The Planned Parenthood Debate
by Cody Gorman | Rutgers University
About a week ago, United States Senator Jon Kyl told a boldfaced lie to the American public and the rest of the Senate by claiming that abortions were “well over 90 per cent of what they do” (referring to Planned Parenthood). The remark passed through the Senate floor without any contention or debate from the men and women in the chamber. However, facts surfaced later and came around to contradict the statement from the Senate – as facts usually do – and frankly, the truth made a fool of Senator Jon Kyl.
What was released by the Washington Post in the following days led to public outcry concerning the inaccuracy of the Senator’s statement and the way the floor handled it.
The Washington Post’s graph depicting the actual funding for Planned Parenthood disclosed to the public the fact that abortions account for only three per cent of patient care provided by Planned Parenthood Affiliate Health Centers. The majority of spending and services by Planned Parenthood, as most who have ever visited a center or even the website could tell you, is focused on STD treatment and inspection, contraception, cancer screening, and other women’s health services. However, this didn’t prevent Kyl and many Republicans from believing the falsified statement and attempting to completely defund Planned Parenthood.
Since the passage of Roe v. Wade there has been a fundamentally anti-woman movement among prominent members of the Republican Party, hiding behind the ideal of protecting the life of a fetus. However, this is only the case for some of the more moderate, center-leaning Republicans. Of the majority, the movement is more firmly based in the religious aspect of the debate, with the idea that life begins at conception, and not at the point of viability, as Roe v. Wade holds. Not to mention the fact that if Planned Parenthood didn’t have to spend close to $55 million a year to fund itself legally in cases against states – which, to remind you, are subject to federal law – they would be much closer to self-sustainability and less needy for government aid.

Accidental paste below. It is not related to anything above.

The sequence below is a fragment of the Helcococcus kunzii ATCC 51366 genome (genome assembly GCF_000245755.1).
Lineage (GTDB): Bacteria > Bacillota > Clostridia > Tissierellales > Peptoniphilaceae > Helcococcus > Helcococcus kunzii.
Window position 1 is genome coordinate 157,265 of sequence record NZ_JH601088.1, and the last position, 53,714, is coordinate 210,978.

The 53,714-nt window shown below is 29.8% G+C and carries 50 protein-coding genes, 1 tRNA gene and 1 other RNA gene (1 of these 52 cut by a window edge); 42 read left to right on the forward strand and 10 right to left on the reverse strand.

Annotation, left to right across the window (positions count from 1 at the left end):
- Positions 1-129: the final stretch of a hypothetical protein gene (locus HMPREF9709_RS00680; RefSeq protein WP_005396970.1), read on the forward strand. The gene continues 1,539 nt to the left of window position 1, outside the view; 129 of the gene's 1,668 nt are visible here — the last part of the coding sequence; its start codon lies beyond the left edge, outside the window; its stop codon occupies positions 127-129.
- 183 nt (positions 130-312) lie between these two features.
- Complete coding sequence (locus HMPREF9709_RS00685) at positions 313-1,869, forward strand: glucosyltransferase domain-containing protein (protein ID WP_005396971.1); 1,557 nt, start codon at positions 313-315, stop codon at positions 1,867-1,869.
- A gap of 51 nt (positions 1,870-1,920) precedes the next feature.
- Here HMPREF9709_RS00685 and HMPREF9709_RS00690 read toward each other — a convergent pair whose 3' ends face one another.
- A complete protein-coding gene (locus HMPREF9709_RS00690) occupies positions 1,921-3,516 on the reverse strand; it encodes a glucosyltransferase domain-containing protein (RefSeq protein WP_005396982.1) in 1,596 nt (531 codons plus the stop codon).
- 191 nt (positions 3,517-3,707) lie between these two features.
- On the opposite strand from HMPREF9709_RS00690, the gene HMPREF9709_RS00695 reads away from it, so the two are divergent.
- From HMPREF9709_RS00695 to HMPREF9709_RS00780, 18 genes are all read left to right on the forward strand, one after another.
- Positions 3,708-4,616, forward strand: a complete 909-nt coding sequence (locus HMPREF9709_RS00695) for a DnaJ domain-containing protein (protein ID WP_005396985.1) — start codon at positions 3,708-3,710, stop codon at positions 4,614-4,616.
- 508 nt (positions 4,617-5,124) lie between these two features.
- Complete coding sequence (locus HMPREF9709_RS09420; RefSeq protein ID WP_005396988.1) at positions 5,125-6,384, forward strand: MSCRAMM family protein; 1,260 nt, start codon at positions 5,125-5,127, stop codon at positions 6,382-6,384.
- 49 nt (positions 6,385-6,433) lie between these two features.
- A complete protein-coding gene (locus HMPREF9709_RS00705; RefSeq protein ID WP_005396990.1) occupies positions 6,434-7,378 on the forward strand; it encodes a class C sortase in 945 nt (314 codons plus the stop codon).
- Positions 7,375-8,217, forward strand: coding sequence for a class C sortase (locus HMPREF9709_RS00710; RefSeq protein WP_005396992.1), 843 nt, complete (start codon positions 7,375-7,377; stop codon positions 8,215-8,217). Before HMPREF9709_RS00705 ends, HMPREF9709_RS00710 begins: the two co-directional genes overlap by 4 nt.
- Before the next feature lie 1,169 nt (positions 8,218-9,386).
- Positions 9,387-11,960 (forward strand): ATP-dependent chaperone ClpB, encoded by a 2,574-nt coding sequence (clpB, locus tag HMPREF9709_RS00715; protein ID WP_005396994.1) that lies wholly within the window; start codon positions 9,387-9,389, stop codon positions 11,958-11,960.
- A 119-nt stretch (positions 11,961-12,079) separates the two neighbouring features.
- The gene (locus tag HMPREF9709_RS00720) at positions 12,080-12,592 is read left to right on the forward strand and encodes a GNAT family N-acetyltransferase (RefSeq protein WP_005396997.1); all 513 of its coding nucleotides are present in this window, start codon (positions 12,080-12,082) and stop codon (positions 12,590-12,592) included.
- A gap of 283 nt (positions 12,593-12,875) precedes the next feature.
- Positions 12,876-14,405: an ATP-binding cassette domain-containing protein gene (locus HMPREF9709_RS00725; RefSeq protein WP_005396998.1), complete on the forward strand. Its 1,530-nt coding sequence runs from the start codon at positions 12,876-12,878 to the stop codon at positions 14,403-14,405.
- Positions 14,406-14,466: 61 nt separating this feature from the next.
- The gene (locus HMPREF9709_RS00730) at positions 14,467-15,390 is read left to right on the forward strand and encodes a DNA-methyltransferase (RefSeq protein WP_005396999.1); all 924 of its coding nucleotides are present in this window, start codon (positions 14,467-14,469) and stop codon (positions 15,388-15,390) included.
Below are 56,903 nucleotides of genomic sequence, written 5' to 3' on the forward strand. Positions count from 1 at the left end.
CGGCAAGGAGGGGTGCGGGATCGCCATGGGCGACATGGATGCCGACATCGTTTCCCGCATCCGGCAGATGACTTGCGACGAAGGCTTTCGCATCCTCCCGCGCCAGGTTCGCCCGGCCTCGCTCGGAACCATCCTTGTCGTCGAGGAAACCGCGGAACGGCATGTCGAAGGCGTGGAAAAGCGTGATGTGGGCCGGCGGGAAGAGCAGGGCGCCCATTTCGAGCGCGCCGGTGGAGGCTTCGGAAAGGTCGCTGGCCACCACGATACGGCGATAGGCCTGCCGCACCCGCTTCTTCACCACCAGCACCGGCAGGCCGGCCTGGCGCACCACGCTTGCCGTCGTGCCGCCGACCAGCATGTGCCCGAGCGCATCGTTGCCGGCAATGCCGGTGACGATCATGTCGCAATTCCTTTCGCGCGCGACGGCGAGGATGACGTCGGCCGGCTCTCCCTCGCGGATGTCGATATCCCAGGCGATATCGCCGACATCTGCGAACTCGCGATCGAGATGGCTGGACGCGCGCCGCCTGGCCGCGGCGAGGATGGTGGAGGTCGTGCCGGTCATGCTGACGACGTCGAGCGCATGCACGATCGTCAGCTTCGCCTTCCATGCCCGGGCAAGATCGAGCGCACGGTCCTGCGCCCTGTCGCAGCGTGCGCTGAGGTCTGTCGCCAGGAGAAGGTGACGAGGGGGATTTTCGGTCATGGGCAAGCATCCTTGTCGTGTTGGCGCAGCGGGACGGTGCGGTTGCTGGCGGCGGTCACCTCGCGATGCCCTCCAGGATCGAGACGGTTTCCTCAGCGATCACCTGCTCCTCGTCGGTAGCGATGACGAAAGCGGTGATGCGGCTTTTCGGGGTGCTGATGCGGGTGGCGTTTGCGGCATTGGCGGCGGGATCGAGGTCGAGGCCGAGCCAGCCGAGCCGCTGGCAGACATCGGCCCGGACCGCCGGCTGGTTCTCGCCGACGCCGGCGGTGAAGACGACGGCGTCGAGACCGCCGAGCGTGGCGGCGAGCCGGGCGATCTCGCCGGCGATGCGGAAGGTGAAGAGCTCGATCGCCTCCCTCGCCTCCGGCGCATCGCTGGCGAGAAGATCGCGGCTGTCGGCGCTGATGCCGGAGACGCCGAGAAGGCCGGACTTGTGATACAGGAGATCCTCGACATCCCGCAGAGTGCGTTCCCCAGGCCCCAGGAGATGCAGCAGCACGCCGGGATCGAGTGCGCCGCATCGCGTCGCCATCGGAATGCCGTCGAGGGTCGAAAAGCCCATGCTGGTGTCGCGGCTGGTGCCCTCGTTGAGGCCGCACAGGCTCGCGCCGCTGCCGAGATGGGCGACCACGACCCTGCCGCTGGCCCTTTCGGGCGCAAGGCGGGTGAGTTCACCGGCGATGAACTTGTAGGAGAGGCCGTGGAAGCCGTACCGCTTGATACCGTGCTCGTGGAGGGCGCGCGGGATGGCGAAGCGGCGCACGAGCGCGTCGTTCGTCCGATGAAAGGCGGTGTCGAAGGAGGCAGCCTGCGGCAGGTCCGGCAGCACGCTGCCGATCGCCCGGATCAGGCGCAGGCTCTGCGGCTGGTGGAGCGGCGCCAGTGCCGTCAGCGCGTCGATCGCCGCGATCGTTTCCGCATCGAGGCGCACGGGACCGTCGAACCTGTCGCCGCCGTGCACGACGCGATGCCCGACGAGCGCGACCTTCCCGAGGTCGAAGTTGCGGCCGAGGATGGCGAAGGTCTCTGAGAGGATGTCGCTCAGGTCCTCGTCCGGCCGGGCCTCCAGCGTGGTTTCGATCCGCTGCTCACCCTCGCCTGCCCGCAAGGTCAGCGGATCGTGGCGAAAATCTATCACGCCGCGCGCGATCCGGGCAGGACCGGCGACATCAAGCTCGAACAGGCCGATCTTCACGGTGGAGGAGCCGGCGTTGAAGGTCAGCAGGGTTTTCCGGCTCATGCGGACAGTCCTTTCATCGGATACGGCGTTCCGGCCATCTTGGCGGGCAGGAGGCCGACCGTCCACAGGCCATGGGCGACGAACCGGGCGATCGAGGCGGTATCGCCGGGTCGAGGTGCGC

The idea that at least a large portion of the pro-life movement in the Republican Party is more anti-woman than pro-life may seem like an inflammatory statement and may understandably offend many. I am speaking not of the modestly religious who have a conviction that abortion does, in fact, kill a fetus. Instead, I am speaking of the elected Senators and House members who voted into action the Global Gag Rule. Haven’t heard of it? Don’t worry: neither have most Americans.
The Global Gag Rule, also known as the Mexico City Policy, was a law signed into effect by President Reagan in 1984. President Clinton rescinded it in 1993, President Bush signed it back into law in 2001, and President Obama finally rescinded it again in 2009. That means that 17 of the last 27 years have put harsh stipulations to the aid given to foreign health clinics for women that often result in illegal, and thus unsafe, abortion procedures in third-world countries. In short, the Global Gag Rule prevented US aid from reaching any foreign health clinic if they used money to provide abortions, refer women to locations to get safe abortions, act to determine how many women die from unsafe abortion procedures, or even partake in any political movement to help further legalize abortion and women’s sexual health rights.
The International Women’s Health Coalition says that this puts foreign health clinics in a “Sophie’s Choice” dilemma, as they must either accept US aid and do a poor job practicing medicine, or refuse the direly-needed aid to do the right thing. This movement, which was a legal US precedent for 17 years (and may be signed into law again with the next Republican President), is patently anti-woman and invasive into the personal rights of sexual health deserved by women everywhere.
In a way, the ease with which Republican Senators have previously passed, maintained, and re-signed such legislation doesn’t leave me scratching my head when it becomes evident that the Minority Whip does not even know the slightest bit about Planned Parenthood funding- or whether or not it is in decorum to use “factual statements” when reporting on federally funded agencies.Cody Gorman is a Political Science and Middle Eastern Studies double major at Rutgers University. On campus, he is a fraternity president, a writer for the school newspaper, and a regular participant in Model Congress and Model UN. In his spare time, Cody plays guitar, video games, and reads.